June 26, 1920

L LIB

Rodolphe Lemieux

Laurier Liberal

Mr. LEMIEUX:

That is what I gathered from the hon. member's remarks, but if it is not what he meant I am ready to abide by his correction.

Mr. ARMSTRONG (Lambton). The statement as regards Great .Britain being compelled to pay $10.75 per head is correct, and the people of Canada are asked to pay only 25 cents.

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L LIB
UNION
L LIB

Rodolphe Lemieux

Laurier Liberal

Mr. LEMIEUX:

That is where my hon. friend is mistaken. We are being offered a cruiser, two destroyers and two submarines, which form the nucleus of a navy. But we have not .asked for that. We are offered the embryo of a navy, and surely it will grow. Canada does not intend to protect her coast lines with the nucleus of a navy; this is

only a beginning. My hon. friend should know that this gift is offered to us from the Admiralty "through Lord Jellicoe, in order that Canada should 'assume for the future all expenditure involved in the up-keep of a greater navy. My hon. friend went on to say that he was humiliated, when on the other side in 1916 he visited the British fleet after the battle of Jutland and saw the name "Canada" inscribed on one of His Majesty's ships. He felt rather cheap at the idea that Canada had not contributed one red cent towards the maintenance of that ship. Let me say to my hon. friend that if he felt ashamed on that visit I am rather pleased to hear him make the confession, because it is the first sign of repentance by one of those loyal Tories of 1910 who opposed so bitterly the Canadian navy, which whilst protecting Canada could meet the emergencies that might confront the British Empire. My hon. friend should not have forgotten the events of 1909-10. The policy which is beinig propounded this evening by the Minister of Naval Affairs was 'evolved by the late (Sir Wilfrid Laurier and his Government. It was introduced first in 1909 in the form of a resolution which was 'amended, the amendment being accepted unanimously by both sides of the House. In 1910 the Government came before Parliament with a Canadian policy, the naval Bill whose principal features were read a moment ago by my hon, friend (Mr. Armstrong). He now has the brass-pardon me, Mr. Chairman, the use of the expression-to' say that he did not oppose it! I have not the Votes and Proceedings under my hand, but I know that my hon. friend voted against that Bill in the House on the third reading. And when he speaks of humiliation, the humiliation is on the Tory party sitting behind the Liberal Unionist minister who stands fast by the old Laurier Naval policy, although the time is not opportune to-day to put it into force. The humiliation is on the 'Tory party, norw obliged to accept a policy which they denounced from one end olf the country to the other,- denounced in the county of Laimbton as being a separatist policy; denounced in the province of Quebec, in my constituency, in [DOT]the constituency of Reanoe, in the constituency of Kiamouraska;-in short, in the sixty-five constituencies of my native province 'a.s being too British. Sir, what are the facts? When in 1910, the Naval Bill was about to be read a third time, a gentleman rose from his seat and moved this amendment:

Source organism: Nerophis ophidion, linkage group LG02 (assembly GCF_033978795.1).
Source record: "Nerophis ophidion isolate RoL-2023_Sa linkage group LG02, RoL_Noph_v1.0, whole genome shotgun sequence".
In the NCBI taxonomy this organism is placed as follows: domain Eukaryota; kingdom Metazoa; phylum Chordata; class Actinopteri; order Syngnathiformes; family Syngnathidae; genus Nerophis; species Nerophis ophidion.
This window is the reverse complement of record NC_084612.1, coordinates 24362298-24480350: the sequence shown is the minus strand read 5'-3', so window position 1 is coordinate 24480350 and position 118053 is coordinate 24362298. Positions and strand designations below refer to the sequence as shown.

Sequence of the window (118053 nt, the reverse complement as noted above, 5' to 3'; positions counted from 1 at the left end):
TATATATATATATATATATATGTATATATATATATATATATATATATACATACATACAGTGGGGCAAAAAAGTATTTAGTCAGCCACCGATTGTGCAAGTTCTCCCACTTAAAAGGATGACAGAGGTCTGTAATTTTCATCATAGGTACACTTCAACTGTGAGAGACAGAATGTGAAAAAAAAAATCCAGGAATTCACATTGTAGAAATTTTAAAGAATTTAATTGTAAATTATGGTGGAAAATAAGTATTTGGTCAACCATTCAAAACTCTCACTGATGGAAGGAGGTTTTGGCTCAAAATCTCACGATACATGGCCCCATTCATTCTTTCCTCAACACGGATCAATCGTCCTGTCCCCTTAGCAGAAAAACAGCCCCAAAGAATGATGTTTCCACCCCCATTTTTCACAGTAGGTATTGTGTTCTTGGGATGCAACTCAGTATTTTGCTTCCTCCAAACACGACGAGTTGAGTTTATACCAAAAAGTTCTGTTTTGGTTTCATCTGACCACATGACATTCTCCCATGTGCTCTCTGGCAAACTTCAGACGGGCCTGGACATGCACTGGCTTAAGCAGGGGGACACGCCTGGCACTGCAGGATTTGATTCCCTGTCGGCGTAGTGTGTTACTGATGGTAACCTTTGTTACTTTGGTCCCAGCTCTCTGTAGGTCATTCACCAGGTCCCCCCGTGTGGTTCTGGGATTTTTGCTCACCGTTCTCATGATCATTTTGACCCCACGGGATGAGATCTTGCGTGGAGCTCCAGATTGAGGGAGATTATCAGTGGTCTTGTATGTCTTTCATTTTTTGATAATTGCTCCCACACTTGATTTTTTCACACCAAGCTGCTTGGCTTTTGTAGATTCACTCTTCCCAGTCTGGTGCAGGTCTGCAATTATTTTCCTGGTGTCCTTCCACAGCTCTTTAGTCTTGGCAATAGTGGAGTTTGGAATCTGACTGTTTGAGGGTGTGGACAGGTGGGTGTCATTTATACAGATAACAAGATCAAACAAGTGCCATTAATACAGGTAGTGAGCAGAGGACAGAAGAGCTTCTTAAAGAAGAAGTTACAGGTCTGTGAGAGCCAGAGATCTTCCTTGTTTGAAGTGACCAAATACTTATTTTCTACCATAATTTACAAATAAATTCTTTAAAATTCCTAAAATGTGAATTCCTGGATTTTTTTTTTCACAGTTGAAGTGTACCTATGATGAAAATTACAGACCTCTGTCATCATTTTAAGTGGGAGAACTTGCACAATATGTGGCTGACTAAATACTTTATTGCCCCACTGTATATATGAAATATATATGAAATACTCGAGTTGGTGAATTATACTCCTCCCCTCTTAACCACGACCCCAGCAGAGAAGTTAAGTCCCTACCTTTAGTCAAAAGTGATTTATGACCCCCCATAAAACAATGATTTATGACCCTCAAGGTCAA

Mr. Speaker, in amendment to the motion that the Bill be now read the second time, I move that the word "now" be struck out, and the words be added at the end of the motion "this day six months."

This 'amendment was moved by Mr. Northrup, who at that time was a member of the House of Commons. The vote was taken on the 10th day of March, 1910. The House divided on Mr. Northirup's amendment, and the first name on the list of nays is the proud name of the bon. member for Lambkin, Mr. Armstrong!

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UNION
L LIB

Rodolphe Lemieux

Laurier Liberal

Mr. LEMIEUX:

Juslt allow me one moment, please. I am rather pleased to find 'that at last there "is some sign of repentance on my hon. friend's part for his orwn action of a few years ago. The hon. member, I have no doub't, now regards his vote when my old chief Sir Wilfrid Laurier, propounded a national policy which ib now adopted by the Government and which in 1910 h)ad been endorsed by the Admiralty.

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UNION
L LIB
UNION

Joseph Elijah Armstrong

Unionist

Mr. ARMSTRONG:

Can yon tell us why the Government of that day did not put that policy into force? And what about the three dreadnought policy?

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L LIB